“There are nearly 25 elections in the next six months. I think in the short-term there is a risk that countries with authoritarian tendencies could use the virus to prevent any kind of protests by using curfews and lockdown measures.”

  • In India, still described as the largest democracy in the world, President Narendra Modi took drastic measures to contain more than one billion people. The pandemic has stoked a country already agitated by tensions between the Hindu and Muslim communities. This was caused by a law passed last December that is said to institutionalize the social exclusion of Indian Muslims. If these two events are not directly linked, the current lockdown leaves no space for debate.

Nicholas Cheeseman:

“In times of pandemic, people are more likely to accept certain measures because they are afraid — there is little internal resistance. But there is also little resistance internationally because world leaders have their eyes on other issues.”

  • In Hong Kong, an unfriendly tweet towards the Chinese government can now have more drastic consequences under the national security law imposed by Beijing beginning 30 June. At first glance, this law has nothing to do directly with the pandemic, as elections were on the horizon and protests have been gaining momentum. Though it can be debated, many elements seem to confirm that the crisis has indeed accelerated the process. The last time Hong Kong attempted such a show of power was in 2003, in the midst of the SARS epidemic. This time around, however, the international community — particularly the traditional allies of an autonomous Hong Kong such as the UK who ceded the city back in 1997 — have all been preoccupied with their own domestic health issues.

Pierre Grosser, a historian specializing in East Asia at Sciences Po Paris:

“Anti-Chinese protests and sentiments have especially grown stronger in Hong Kong and Taiwan, both of which are very critical of how Beijing has handled the pandemic. It is, I think, rather through this political mechanism that Covid-19 may have pushed China to assert its authority over the city."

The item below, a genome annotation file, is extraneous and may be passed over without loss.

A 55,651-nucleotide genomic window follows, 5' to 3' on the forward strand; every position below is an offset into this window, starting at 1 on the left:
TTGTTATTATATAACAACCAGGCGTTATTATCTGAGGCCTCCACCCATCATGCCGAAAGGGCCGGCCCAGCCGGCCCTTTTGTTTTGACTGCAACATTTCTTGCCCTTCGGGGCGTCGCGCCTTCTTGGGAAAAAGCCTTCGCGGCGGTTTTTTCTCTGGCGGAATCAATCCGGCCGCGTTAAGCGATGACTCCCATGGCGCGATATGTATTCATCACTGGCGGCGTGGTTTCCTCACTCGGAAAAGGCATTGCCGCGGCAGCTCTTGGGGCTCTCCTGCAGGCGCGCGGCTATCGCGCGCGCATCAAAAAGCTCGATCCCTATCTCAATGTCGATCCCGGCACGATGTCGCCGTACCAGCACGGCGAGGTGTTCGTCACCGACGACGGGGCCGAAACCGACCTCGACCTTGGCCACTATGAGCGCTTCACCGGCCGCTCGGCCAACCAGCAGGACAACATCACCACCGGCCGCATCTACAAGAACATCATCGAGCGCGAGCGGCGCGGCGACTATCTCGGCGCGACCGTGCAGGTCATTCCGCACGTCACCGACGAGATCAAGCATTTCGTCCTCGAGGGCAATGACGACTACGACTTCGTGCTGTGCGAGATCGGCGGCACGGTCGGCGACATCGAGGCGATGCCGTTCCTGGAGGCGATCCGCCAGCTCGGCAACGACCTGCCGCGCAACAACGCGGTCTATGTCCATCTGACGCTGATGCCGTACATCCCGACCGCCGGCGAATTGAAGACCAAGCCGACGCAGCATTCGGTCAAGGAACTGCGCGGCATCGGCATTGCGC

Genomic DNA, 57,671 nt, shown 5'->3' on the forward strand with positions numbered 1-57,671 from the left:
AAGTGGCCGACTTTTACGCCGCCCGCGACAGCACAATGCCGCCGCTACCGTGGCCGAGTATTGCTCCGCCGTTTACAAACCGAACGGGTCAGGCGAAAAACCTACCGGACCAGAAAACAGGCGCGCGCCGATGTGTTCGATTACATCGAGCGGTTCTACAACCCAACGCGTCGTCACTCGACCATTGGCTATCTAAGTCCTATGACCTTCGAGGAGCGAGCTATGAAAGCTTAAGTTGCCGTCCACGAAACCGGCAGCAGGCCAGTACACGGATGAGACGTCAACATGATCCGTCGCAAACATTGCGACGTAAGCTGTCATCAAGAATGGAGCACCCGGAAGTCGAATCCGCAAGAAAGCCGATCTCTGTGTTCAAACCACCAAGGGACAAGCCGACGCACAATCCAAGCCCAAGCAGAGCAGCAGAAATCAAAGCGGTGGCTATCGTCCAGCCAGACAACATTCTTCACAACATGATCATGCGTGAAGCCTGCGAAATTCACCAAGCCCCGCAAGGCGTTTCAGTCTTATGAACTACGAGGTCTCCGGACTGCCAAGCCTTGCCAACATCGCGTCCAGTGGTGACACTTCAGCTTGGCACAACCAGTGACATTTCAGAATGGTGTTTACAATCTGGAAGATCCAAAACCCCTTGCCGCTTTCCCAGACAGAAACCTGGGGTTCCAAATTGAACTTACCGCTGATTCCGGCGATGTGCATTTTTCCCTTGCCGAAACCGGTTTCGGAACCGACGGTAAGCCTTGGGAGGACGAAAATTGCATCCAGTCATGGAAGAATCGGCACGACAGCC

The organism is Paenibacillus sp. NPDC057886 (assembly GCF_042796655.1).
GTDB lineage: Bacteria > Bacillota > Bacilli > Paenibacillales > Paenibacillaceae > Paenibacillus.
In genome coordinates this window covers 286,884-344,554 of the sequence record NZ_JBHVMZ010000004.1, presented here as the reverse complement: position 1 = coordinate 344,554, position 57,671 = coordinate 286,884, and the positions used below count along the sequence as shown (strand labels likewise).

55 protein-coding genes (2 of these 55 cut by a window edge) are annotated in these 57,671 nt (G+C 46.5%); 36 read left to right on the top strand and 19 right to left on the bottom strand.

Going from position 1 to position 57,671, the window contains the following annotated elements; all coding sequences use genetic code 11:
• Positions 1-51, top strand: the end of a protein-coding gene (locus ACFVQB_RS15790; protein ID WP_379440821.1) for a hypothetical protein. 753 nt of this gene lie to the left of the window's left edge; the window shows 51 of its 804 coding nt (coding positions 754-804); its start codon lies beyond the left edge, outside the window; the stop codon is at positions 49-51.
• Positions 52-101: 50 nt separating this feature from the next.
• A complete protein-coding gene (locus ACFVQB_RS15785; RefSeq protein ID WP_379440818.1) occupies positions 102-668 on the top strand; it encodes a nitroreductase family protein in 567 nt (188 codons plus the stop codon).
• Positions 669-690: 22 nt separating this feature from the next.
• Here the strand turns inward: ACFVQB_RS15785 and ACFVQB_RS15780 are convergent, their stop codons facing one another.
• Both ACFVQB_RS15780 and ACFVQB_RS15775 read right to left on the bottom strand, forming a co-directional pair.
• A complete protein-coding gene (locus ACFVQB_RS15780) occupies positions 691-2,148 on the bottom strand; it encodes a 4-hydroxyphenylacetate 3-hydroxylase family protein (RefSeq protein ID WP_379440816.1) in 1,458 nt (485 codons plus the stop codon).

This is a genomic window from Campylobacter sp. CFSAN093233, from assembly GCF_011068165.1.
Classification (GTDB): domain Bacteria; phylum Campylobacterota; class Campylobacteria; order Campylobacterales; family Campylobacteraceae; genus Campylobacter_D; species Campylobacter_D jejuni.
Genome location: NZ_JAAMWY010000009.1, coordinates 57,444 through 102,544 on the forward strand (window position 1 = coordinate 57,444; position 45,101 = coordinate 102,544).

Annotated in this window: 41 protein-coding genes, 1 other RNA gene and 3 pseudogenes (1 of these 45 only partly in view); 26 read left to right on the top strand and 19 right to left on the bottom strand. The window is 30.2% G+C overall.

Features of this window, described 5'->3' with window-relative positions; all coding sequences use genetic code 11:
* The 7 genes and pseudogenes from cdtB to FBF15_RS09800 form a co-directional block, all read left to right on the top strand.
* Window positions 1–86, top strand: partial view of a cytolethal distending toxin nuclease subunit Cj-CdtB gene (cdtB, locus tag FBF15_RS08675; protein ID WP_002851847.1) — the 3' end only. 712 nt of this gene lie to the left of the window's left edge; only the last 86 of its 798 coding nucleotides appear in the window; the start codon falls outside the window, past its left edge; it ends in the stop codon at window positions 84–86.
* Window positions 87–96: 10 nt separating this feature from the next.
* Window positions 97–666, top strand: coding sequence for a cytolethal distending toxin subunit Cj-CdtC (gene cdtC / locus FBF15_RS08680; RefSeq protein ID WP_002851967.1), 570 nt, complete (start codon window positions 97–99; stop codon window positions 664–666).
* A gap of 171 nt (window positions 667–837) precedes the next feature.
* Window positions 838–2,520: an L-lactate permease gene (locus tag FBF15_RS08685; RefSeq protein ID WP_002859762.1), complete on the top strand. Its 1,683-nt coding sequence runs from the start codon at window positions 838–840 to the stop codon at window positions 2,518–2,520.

Police officers detain protesters during a rally against a new national security law on the 23rd anniversary of the establishment of the Hong Kong Special Administrative Region, 01 July 2020. (Keytsone/Miguel Kandela)

The democratic opposition has also accused the government of using the pandemic to postpone the elections for another year. Should the elections originally scheduled for September 2020 have pushed through, the democrats would have almost been guaranteed to win.

The Pandemic, Big Brother’s best ally? From Istanbul to Hong Kong, many arrests had been possible thanks to online personal data easily accessible to government intelligence units. The collection of data to track infected people through contact tracing apps have alarmed many people, even in Switzerland. A few, non-comprehensive examples:

  • Amnesty International pointed out the apps of Bahrain, Kuwait and Norway are especially intrusive, as they were able to identify in real-time the location of its citizens. Norway has since taken a step back.

  • In Seoul, South Korea, people can now use an app to report fellow citizens who don’t wear their masks in the subway.

  • In Israel, the Shin Bet, the internal intelligence service, has sent an SMS to thousands of citizens to ask them to stay at home using personal information they were not supposed to have and obtained thanks to anti-terrorist technology.